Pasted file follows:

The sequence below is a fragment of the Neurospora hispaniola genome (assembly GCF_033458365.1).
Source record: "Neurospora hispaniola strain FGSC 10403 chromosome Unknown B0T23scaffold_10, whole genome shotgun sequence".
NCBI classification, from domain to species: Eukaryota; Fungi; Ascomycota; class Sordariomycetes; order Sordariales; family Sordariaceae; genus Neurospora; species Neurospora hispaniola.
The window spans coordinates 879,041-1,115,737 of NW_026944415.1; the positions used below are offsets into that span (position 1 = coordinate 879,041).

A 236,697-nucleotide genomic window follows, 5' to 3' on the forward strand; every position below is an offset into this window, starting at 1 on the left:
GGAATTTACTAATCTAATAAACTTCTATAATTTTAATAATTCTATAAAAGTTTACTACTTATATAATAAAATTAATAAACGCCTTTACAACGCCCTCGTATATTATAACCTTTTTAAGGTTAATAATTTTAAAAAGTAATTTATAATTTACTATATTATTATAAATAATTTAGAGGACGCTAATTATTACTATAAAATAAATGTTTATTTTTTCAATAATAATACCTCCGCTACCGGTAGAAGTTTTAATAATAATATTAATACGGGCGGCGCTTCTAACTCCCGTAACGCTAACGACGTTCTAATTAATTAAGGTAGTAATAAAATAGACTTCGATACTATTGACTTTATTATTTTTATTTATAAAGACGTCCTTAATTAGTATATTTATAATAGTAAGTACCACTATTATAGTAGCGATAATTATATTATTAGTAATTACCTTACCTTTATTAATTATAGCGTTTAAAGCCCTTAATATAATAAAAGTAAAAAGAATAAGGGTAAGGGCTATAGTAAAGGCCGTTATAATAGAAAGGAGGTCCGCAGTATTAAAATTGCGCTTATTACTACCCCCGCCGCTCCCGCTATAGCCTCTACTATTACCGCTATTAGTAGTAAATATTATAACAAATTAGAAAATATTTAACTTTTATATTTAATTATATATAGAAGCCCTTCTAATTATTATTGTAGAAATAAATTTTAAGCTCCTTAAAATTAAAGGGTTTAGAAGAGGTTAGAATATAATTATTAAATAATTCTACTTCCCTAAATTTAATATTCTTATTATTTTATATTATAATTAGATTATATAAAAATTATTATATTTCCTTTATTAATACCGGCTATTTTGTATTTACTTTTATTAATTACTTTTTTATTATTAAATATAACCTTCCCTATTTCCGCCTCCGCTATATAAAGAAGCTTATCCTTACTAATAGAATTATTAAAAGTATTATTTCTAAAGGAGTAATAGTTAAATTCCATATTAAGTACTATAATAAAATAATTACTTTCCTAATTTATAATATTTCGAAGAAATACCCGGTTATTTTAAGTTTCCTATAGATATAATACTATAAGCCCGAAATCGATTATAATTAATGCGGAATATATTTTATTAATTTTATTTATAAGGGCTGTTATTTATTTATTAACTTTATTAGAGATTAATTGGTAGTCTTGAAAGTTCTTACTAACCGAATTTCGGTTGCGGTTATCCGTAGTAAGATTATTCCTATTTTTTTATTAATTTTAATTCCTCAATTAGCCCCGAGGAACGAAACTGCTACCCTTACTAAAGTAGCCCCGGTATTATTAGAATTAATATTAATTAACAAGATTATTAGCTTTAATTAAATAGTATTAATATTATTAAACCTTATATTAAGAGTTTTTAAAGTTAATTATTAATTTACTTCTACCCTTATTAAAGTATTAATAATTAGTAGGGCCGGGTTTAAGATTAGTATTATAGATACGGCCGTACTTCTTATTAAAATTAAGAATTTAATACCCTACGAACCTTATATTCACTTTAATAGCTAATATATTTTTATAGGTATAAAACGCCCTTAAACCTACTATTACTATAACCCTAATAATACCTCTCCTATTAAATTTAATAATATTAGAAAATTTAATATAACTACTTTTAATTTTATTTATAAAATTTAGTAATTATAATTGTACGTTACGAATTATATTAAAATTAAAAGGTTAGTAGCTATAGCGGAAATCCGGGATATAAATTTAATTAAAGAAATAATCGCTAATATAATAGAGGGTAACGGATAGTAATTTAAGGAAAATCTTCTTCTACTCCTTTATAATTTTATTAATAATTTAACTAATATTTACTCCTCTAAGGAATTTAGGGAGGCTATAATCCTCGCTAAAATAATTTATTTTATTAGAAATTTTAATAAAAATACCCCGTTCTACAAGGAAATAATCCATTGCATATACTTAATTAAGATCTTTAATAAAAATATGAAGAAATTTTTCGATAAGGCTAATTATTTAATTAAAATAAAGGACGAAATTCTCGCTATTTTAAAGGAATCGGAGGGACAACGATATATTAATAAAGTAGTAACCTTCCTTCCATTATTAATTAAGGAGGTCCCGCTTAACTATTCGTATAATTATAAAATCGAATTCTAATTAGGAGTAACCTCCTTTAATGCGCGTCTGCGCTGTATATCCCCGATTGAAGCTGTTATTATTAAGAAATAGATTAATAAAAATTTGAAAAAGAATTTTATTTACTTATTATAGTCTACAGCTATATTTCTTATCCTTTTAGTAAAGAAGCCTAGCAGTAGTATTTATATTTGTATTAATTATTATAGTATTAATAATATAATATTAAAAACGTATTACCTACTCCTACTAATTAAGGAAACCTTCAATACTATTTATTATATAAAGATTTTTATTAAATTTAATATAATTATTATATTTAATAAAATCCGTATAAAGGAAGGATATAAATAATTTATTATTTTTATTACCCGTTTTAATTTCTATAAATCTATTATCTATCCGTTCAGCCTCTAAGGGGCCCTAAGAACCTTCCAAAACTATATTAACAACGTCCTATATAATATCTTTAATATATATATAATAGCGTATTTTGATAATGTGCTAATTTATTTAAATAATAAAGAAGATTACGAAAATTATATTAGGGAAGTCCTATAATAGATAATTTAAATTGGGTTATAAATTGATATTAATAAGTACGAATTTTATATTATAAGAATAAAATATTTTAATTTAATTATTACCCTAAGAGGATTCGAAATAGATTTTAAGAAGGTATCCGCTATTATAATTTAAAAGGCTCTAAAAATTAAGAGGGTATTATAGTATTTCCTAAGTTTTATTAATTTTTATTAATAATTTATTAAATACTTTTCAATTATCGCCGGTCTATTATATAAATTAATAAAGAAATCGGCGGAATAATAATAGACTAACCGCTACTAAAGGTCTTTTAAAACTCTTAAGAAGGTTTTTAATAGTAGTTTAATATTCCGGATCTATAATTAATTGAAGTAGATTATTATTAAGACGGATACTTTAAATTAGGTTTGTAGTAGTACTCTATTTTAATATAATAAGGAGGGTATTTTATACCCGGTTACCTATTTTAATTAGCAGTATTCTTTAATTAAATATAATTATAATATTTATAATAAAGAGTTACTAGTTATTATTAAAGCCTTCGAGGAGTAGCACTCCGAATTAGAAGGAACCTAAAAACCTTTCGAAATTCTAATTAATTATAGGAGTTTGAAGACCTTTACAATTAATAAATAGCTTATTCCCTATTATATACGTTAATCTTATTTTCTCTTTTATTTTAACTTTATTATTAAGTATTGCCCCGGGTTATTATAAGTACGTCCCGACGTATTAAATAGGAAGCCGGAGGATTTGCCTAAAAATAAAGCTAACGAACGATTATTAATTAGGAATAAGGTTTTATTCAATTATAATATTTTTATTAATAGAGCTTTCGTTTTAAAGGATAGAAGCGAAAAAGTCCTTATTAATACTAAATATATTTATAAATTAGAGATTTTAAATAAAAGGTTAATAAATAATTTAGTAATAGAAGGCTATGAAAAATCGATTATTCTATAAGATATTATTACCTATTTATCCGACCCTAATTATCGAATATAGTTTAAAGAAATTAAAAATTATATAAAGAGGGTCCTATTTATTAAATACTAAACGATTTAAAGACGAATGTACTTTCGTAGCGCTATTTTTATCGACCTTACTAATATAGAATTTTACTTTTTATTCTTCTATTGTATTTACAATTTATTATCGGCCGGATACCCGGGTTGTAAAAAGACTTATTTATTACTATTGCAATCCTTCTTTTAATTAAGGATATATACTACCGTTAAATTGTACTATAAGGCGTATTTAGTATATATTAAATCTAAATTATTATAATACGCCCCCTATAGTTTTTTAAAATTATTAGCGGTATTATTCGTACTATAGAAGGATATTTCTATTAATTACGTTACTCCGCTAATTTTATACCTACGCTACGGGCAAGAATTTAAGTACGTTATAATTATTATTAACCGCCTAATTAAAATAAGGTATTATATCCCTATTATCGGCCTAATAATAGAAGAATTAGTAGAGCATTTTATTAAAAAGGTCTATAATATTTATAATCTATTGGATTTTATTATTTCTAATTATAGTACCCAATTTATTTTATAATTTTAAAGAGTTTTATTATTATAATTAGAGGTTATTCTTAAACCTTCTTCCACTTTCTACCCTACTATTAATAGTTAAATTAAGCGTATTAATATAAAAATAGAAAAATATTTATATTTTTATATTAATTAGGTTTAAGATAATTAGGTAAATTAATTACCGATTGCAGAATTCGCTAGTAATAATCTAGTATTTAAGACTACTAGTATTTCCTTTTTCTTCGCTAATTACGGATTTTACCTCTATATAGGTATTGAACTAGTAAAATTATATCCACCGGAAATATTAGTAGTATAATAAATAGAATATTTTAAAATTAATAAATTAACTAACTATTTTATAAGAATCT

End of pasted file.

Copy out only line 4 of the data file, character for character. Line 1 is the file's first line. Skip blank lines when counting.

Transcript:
The window spans coordinates 879,041-1,115,737 of NW_026944415.1; the positions used below are offsets into that span (position 1 = coordinate 879,041).